In 2016, California passed Proposition 64, an act that followed in the steps of states like Colorado and Oregon by legalizing the recreational use of marijuana for adults 21 and over. With this decision came questions of how the state government should profit from the industry, and what it should do with all the people in prison for marijuana related charges.
The legal cannabis industry is massively profitable. According to figures released by the state, in the first year of legal sales, California made $345 million in tax revenue from this industry alone. With money like this, the state could specifically increase funding for sectors desperately in need of money like public education or homelessness. And this is just the tip of the iceberg. The major issue is the past criminalization of cannabis and how it primarily targeted low-income Black and brown communities.
It’s no question that the War on Drugs led to the over policing of Black and brown communities, leaving hundreds of thousands in prison for seemingly minor offenses. The possession of small amounts of weed could result in years behind bars. Sometimes people didn’t even have cannabis on them, but police could get away with planting drugs and sending people, primarily Black men, to prison for absolutely nothing.
For the California government to start ethically profiting off of marijuana taxes, first some steps must be taken. Around the state, many previous convictions are being expunged from criminal records, but this doesn’t go far enough. Anybody with marijuana related charges needs to have their circumstances reevaluated and their charges either dropped or reduced to misdemeanors. No person should have a felony for selling, possessing, or growing marijuana alone. Once situations are reevaluated, people currently serving time should have modified sentences, and many should be released from prison. To fund this process, the state can use some of the tax revenue it is currently collecting from legal cannabis sales. On top of modifying criminal records, the state government should provide pathways for historically criminalized communities to join the legal industry. It’s concerning when the whole industry is run by rich white people, because they rarely faced any of the same persecution for possessing or selling in the past. It’s as if the cannabis industry is undergoing gentrification. Black and brown folks should have equal and easy opportunity to legally sell weed as the white people currently controlling much of the industry.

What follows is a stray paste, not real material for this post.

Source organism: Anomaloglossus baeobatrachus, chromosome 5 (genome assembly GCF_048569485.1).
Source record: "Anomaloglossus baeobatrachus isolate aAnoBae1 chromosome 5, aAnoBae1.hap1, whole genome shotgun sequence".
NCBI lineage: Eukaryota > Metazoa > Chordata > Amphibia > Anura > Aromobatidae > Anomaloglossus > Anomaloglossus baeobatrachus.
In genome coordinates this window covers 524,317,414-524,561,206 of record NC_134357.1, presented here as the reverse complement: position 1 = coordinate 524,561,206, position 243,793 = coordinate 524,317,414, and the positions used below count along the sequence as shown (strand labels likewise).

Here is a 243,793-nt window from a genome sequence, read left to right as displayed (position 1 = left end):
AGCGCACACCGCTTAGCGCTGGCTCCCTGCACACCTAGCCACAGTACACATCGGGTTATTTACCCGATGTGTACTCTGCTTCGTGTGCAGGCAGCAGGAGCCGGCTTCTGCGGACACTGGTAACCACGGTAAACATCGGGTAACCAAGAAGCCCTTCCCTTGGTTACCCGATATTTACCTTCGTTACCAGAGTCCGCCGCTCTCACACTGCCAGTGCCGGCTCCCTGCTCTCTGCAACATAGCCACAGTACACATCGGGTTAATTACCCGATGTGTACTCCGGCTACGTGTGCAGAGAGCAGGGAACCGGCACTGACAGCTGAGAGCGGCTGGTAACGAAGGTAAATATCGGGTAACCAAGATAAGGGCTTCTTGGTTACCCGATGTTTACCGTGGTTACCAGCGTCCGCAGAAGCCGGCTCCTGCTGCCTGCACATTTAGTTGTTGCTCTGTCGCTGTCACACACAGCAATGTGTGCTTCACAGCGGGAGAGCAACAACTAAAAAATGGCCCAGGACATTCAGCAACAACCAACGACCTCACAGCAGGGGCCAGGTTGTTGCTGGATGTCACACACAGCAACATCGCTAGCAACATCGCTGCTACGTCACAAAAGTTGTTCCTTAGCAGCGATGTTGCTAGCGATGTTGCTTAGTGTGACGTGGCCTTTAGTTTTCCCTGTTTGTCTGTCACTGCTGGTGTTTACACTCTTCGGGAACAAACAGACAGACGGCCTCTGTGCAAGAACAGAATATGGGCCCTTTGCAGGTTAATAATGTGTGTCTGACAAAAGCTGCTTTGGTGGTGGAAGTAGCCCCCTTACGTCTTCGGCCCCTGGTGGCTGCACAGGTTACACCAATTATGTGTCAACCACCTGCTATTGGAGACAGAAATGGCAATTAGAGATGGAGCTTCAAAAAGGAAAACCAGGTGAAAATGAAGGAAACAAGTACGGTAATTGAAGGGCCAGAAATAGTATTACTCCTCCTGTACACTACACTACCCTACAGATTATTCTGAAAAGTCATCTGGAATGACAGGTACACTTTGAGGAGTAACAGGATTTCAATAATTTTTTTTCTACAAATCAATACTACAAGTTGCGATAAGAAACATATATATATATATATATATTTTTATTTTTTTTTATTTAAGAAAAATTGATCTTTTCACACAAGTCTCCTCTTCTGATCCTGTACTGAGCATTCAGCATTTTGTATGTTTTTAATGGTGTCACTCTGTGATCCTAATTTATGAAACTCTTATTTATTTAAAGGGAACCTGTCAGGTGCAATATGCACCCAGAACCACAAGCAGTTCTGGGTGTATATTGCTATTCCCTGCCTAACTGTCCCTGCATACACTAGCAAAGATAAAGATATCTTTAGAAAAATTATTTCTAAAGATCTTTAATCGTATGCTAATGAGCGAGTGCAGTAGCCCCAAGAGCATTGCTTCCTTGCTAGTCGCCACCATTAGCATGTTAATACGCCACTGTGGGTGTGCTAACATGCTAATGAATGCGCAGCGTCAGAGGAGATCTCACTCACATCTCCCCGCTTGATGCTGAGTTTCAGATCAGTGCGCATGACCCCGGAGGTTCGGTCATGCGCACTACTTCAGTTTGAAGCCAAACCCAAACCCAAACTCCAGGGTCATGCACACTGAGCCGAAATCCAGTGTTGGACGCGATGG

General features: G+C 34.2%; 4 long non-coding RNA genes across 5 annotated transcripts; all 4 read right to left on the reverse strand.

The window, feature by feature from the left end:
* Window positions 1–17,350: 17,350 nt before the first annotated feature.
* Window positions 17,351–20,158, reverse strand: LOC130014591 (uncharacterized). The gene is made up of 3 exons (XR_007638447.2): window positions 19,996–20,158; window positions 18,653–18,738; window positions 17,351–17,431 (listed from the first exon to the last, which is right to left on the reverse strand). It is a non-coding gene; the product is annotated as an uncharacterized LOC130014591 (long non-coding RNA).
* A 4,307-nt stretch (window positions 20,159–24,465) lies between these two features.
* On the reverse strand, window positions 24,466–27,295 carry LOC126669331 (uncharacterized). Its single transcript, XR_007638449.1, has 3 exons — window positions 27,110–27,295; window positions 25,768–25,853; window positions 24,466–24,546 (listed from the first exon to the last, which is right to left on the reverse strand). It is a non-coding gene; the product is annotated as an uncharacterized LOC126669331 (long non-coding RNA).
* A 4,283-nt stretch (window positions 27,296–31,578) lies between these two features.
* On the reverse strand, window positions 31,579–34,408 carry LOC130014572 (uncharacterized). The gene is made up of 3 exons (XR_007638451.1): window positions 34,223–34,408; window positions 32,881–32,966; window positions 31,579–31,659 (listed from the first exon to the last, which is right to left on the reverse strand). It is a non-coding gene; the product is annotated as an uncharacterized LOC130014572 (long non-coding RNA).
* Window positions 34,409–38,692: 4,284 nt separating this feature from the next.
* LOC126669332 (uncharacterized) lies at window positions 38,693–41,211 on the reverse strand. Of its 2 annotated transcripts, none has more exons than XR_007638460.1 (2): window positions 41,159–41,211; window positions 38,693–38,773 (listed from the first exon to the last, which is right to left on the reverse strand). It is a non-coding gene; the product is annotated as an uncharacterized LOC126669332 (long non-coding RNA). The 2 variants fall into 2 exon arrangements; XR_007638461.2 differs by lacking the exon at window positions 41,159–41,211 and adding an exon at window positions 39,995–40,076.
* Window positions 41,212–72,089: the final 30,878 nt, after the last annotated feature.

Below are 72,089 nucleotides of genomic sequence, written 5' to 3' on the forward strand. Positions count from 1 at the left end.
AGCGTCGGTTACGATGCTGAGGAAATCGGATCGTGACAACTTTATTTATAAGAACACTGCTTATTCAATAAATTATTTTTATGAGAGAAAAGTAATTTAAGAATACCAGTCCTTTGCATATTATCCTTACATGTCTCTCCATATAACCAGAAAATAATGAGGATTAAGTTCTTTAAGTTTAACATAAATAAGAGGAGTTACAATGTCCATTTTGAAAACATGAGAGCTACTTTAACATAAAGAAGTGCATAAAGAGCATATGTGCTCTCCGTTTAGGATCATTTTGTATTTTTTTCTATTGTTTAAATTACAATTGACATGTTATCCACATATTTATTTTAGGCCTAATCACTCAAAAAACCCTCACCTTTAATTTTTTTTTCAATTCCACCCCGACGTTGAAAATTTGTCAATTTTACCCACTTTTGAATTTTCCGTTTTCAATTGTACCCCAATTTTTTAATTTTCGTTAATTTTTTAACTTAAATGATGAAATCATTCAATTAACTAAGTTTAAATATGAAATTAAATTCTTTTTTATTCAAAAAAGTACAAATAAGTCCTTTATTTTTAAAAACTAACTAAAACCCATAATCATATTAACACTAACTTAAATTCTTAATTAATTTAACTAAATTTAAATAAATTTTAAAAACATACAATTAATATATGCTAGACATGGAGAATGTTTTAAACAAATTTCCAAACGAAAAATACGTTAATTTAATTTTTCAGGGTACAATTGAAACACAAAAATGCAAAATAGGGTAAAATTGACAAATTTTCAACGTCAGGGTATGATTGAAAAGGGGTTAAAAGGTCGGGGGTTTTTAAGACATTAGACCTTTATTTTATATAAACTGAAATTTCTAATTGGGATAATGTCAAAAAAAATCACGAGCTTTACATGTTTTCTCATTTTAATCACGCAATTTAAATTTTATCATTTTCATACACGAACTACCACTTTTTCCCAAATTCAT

The state of California is starting to make positive changes, but it needs to do more with its profit from legal marijuana sales to be morally acceptable. Profit can help, but it needs to come after major reforms that provide opportunity and expunge criminal records. If this cannot happen, the state government has made a major mistake that will leave many with a bad taste in their mouth for decades to come. It’s a long and expensive process, but it is necessary.